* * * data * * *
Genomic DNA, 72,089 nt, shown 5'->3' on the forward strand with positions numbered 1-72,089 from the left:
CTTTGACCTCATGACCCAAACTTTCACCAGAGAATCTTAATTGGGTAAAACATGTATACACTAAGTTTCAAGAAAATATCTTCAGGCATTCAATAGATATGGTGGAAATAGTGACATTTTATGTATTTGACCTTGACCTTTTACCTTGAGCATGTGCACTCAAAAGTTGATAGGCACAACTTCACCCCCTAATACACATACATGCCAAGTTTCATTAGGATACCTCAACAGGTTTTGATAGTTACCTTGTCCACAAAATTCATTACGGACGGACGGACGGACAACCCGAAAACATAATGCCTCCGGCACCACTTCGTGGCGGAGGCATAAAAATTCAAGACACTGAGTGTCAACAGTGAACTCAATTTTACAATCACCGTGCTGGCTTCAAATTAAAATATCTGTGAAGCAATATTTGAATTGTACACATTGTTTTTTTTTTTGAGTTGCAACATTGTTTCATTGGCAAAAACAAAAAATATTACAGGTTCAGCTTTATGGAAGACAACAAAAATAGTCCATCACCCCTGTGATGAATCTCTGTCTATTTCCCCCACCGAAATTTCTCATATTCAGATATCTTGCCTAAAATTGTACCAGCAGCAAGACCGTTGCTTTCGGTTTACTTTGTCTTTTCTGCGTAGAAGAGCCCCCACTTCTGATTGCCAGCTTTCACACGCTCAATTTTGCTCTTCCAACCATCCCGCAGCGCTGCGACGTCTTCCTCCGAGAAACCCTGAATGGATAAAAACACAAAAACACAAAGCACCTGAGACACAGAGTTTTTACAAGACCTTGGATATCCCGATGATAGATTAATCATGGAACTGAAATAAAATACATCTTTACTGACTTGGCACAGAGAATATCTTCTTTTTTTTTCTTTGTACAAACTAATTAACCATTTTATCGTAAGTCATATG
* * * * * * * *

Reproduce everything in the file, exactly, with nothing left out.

Genomic DNA, 72,089 nt, shown 5'->3' on the forward strand with positions numbered 1-72,089 from the left:
CTTTGACCTCATGACCCAAACTTTCACCAGAGAATCTTAATTGGGTAAAACATGTATACACTAAGTTTCAAGAAAATATCTTCAGGCATTCAATAGATATGGTGGAAATAGTGACATTTTATGTATTTGACCTTGACCTTTTACCTTGAGCATGTGCACTCAAAAGTTGATAGGCACAACTTCACCCCCTAATACACATACATGCCAAGTTTCATTAGGATACCTCAACAGGTTTTGATAGTTACCTTGTCCACAAAATTCATTACGGACGGACGGACGGACAACCCGAAAACATAATGCCTCCGGCACCACTTCGTGGCGGAGGCATAAAAATTCAAGACACTGAGTGTCAACAGTGAACTCAATTTTACAATCACCGTGCTGGCTTCAAATTAAAATATCTGTGAAGCAATATTTGAATTGTACACATTGTTTTTTTTTTTGAGTTGCAACATTGTTTCATTGGCAAAAACAAAAAATATTACAGGTTCAGCTTTATGGAAGACAACAAAAATAGTCCATCACCCCTGTGATGAATCTCTGTCTATTTCCCCCACCGAAATTTCTCATATTCAGATATCTTGCCTAAAATTGTACCAGCAGCAAGACCGTTGCTTTCGGTTTACTTTGTCTTTTCTGCGTAGAAGAGCCCCCACTTCTGATTGCCAGCTTTCACACGCTCAATTTTGCTCTTCCAACCATCCCGCAGCGCTGCGACGTCTTCCTCCGAGAAACCCTGAATGGATAAAAACACAAAAACACAAAGCACCTGAGACACAGAGTTTTTACAAGACCTTGGATATCCCGATGATAGATTAATCATGGAACTGAAATAAAATACATCTTTACTGACTTGGCACAGAGAATATCTTCTTTTTTTTTCTTTGTACAAACTAATTAACCATTTTATCGTAAGTCATATG